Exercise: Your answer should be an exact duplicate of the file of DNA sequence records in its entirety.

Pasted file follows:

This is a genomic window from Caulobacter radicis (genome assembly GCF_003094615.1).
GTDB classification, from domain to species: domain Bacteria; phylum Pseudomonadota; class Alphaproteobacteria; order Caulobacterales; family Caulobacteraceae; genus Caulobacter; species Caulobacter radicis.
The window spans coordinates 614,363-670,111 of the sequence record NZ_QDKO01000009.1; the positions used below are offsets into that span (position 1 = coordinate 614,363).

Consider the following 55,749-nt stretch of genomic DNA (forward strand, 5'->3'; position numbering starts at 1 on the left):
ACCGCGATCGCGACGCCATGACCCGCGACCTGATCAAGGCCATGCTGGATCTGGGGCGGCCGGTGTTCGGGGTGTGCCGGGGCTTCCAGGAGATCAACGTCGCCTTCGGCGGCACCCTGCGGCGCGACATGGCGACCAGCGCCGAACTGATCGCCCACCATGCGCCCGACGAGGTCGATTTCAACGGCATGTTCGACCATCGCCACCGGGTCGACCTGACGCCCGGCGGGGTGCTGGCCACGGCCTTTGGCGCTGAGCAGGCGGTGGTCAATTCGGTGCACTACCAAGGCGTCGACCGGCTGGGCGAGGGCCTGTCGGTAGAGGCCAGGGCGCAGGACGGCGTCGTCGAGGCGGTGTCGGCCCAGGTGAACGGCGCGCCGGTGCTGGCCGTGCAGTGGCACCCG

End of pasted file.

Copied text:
This is a genomic window from Caulobacter radicis (genome assembly GCF_003094615.1).
GTDB classification, from domain to species: domain Bacteria; phylum Pseudomonadota; class Alphaproteobacteria; order Caulobacterales; family Caulobacteraceae; genus Caulobacter; species Caulobacter radicis.
The window spans coordinates 614,363-670,111 of the sequence record NZ_QDKO01000009.1; the positions used below are offsets into that span (position 1 = coordinate 614,363).

Consider the following 55,749-nt stretch of genomic DNA (forward strand, 5'->3'; position numbering starts at 1 on the left):
ACCGCGATCGCGACGCCATGACCCGCGACCTGATCAAGGCCATGCTGGATCTGGGGCGGCCGGTGTTCGGGGTGTGCCGGGGCTTCCAGGAGATCAACGTCGCCTTCGGCGGCACCCTGCGGCGCGACATGGCGACCAGCGCCGAACTGATCGCCCACCATGCGCCCGACGAGGTCGATTTCAACGGCATGTTCGACCATCGCCACCGGGTCGACCTGACGCCCGGCGGGGTGCTGGCCACGGCCTTTGGCGCTGAGCAGGCGGTGGTCAATTCGGTGCACTACCAAGGCGTCGACCGGCTGGGCGAGGGCCTGTCGGTAGAGGCCAGGGCGCAGGACGGCGTCGTCGAGGCGGTGTCGGCCCAGGTGAACGGCGCGCCGGTGCTGGCCGTGCAGTGGCACCCG